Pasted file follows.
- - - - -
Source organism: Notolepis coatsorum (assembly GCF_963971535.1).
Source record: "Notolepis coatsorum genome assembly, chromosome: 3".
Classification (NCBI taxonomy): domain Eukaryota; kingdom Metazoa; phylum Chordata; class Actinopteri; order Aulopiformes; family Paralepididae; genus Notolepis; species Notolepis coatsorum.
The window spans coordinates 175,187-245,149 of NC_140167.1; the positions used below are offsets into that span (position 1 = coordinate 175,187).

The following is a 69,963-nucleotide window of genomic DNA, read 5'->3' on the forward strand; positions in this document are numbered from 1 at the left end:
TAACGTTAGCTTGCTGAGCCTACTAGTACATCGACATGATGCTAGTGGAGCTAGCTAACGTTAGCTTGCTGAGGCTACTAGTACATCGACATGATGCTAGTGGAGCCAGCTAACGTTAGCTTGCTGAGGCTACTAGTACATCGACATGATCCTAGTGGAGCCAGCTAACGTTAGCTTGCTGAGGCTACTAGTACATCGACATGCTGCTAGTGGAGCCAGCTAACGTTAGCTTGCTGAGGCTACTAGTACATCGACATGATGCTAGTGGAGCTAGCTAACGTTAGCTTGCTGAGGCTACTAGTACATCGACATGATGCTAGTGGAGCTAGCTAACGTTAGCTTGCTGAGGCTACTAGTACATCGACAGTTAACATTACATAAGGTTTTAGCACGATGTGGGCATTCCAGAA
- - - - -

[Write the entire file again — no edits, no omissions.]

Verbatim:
Source organism: Notolepis coatsorum (assembly GCF_963971535.1).
Source record: "Notolepis coatsorum genome assembly, chromosome: 3".
Classification (NCBI taxonomy): domain Eukaryota; kingdom Metazoa; phylum Chordata; class Actinopteri; order Aulopiformes; family Paralepididae; genus Notolepis; species Notolepis coatsorum.
The window spans coordinates 175,187-245,149 of NC_140167.1; the positions used below are offsets into that span (position 1 = coordinate 175,187).

The following is a 69,963-nucleotide window of genomic DNA, read 5'->3' on the forward strand; positions in this document are numbered from 1 at the left end:
TAACGTTAGCTTGCTGAGCCTACTAGTACATCGACATGATGCTAGTGGAGCTAGCTAACGTTAGCTTGCTGAGGCTACTAGTACATCGACATGATGCTAGTGGAGCCAGCTAACGTTAGCTTGCTGAGGCTACTAGTACATCGACATGATCCTAGTGGAGCCAGCTAACGTTAGCTTGCTGAGGCTACTAGTACATCGACATGCTGCTAGTGGAGCCAGCTAACGTTAGCTTGCTGAGGCTACTAGTACATCGACATGATGCTAGTGGAGCTAGCTAACGTTAGCTTGCTGAGGCTACTAGTACATCGACATGATGCTAGTGGAGCTAGCTAACGTTAGCTTGCTGAGGCTACTAGTACATCGACAGTTAACATTACATAAGGTTTTAGCACGATGTGGGCATTCCAGAA